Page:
Food Freedom: A Celiac’s Passover Story

By Elissa Strauss

Published April 02, 2008, issue of April 11, 2008.

Tell a Jew you have celiac disease, and the response is almost always: “So like Passover, but year-round?”

SUGAR HIGH: Jews with Celiac disease find many dessert options at the Seder table. Above, Susie Fishbein’s Lemon Meringues.
SUGAR HIGH: Jews with Celiac disease find many dessert options at the Seder table. Above, Susie Fishbein’s Lemon Meringues.

Yes, I reply, but without the matzo.

Indeed, life with celiac disease — the autoimmune deficiency in which gluten, the proteins found in wheat, rye, oats, barley and malt, cannot be tolerated — is much like Passover year-round. Of course, the obvious comparison, the unappealing one, involves a long list of doughy things that are off-limits. But good similarities, like the stirring of creativity that happens when one must make do when faced with restrictions, exists, too. There is also the constant element of restraint, and a bit of the enlightening humility that comes as a result.

But there is one major twist. For Jewish celiacs, the days of Passover feel less like a sacrifice and more like a massive carbohydrate fest. No, we cannot have matzo brei or matzo balls. But what we can have is an ever-expanding selection of cookies, cakes, jelly rolls and other ambrosial desserts, all wheat-free.

Luckily for celiacs, there are some Jews who will not eat gebrokts — matzo that comes in contact with water after it is baked — during Passover. This leaves anything made from matzo meal forbidden. Therefore, potato-starch becomes the base for non-gebrokts baked goods, and strictly observant Jews, celiacs and Jewish celiacs are all very happy.

Certain non-gebrokts bakeries like Shabtai and Schicks, which are located in New York City but serve customers all over, are aware of the appeal of wheat-free products to celiacs, and they now market some goods year-round. (Shabtai’s rainbow cookies took me right back to those I ate as a wheat-tolerant child at my synagogue. The promise of those layered delights kept me going through Friday night services.)

Every year, around Passover, I try to get hold of non-gebrokts goods as soon as possible, and I’ve usually polished off a box or two before the holiday commences. Unfortunately, when the sugar high fades, I am left with some real questions. While dessert time poses no problem for celiacs during Passover, the Seder is more complicated. Jews are commanded to eat matzo during Passover, and in order for matzo to be official, it must be made with one of the five grains: wheat, barley, oats, rye or spelt. Most celiacs forgo the matzo mitzvah and instead use a homemade surrogate; my favorite is made of almond paste, potato starch and shortening. (Catholic celiacs experience a similar dilemma; in order to make communion, one must eat wafers made of wheat. One solution is a wafer made with 0.01% wheat, not likely to bother any celiac.)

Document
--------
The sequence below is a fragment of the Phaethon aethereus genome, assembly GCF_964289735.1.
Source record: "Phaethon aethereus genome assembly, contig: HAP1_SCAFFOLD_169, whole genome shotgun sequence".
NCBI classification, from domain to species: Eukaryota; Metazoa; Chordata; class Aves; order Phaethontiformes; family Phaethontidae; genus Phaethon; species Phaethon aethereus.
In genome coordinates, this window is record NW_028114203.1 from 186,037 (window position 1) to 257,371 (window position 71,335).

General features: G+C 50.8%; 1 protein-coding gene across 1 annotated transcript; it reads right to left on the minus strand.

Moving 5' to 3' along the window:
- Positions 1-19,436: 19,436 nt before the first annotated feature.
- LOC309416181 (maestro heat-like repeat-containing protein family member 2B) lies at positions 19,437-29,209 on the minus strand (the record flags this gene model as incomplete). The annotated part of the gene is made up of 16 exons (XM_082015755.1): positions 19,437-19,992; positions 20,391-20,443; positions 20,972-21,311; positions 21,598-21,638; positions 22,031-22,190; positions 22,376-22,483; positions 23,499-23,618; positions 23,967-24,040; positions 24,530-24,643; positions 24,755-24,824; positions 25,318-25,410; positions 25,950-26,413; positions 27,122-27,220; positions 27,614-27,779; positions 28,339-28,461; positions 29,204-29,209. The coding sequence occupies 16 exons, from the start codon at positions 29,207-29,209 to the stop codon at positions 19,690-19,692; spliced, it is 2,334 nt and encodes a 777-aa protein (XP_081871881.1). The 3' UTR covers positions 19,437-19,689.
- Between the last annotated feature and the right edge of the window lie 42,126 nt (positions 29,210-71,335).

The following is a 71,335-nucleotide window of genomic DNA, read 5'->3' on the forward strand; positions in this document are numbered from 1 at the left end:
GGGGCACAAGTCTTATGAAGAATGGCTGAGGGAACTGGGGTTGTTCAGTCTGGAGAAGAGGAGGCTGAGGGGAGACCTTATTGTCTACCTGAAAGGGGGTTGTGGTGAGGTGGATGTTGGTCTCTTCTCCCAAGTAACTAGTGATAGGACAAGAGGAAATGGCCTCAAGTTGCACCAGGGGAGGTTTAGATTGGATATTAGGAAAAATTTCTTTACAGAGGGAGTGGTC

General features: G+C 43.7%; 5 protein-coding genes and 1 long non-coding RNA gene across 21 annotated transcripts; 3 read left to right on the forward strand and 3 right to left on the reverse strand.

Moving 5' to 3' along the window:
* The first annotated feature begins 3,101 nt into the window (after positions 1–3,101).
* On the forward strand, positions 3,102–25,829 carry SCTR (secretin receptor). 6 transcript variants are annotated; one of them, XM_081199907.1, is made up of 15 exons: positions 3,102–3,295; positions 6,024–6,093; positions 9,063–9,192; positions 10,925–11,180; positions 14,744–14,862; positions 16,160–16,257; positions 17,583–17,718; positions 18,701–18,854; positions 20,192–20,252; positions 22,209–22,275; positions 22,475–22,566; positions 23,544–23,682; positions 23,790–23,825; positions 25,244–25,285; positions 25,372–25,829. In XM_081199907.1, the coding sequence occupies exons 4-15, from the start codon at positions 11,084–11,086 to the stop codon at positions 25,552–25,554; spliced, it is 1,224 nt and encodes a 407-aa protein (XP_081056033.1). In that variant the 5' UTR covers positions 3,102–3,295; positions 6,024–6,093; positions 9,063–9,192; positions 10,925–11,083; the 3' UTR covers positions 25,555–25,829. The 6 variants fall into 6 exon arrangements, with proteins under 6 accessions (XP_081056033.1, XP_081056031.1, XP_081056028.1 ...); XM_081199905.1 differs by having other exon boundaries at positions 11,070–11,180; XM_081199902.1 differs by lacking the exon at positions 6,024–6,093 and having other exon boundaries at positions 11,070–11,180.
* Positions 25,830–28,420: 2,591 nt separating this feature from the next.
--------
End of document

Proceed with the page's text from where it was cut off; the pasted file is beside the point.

Over the past few years, a celiac-friendly matzo made from a newly discovered breed of gluten-free oats has hit the market at a few small companies. This presents a solution for many celiacs, as it allows them to fulfill their religious obligation without breaking their dietary restrictions.

As for Jews who are more observant, I am sure they celebrate this new matzo, but I am a bit wary. It costs nearly $30 a box, because of the intense production process, and it is rumored to have a bitter taste. That, coupled with the fact I am still not comfortable putting oats in my mouth, even though these oats are said to be gluten-free, has prevented me from buying it.

To tell the truth, not eating matzo is not the only rule I break. While chametz, or leavened bread, is off-limits to me all year long, kitniyot — foods not eaten by Ashkenazic Jews during Passover, including rice, corn and soy — are my lifeline. If I were Sephardic, these would all be permitted, but I claim no such roots.


My Passover is a mash-up of customs, sacrifices and indulgences. I eat rice, corn and soy, but still avoid any product made of these ingredients that resembles what would be forbidden, if it is made of wheat. But whatever dietary or culinary handicaps this presents is quickly diminished by a thick slice of Passover pound cake or some fluffy almond macaroons.

The act of eating matzo instead of chametz is supposed to teach us humility. We learn to be nothing like the latter, so arrogant, so full of “hot air.” Instead we eat humbly, building a foundation of moral and spiritual integrity. (Although I am not so sure that a freezer full of baked goods helps me feel any more humble, even if I lay off the gluten-free bagels for a week.)

Even though my Passover is a bit muddled, I can still see the wisdom here. When eating is circumscribed, be it by disease or by religion, things like humility and gratitude really can be better understood.

Elissa Strauss is a writer living in New York City.



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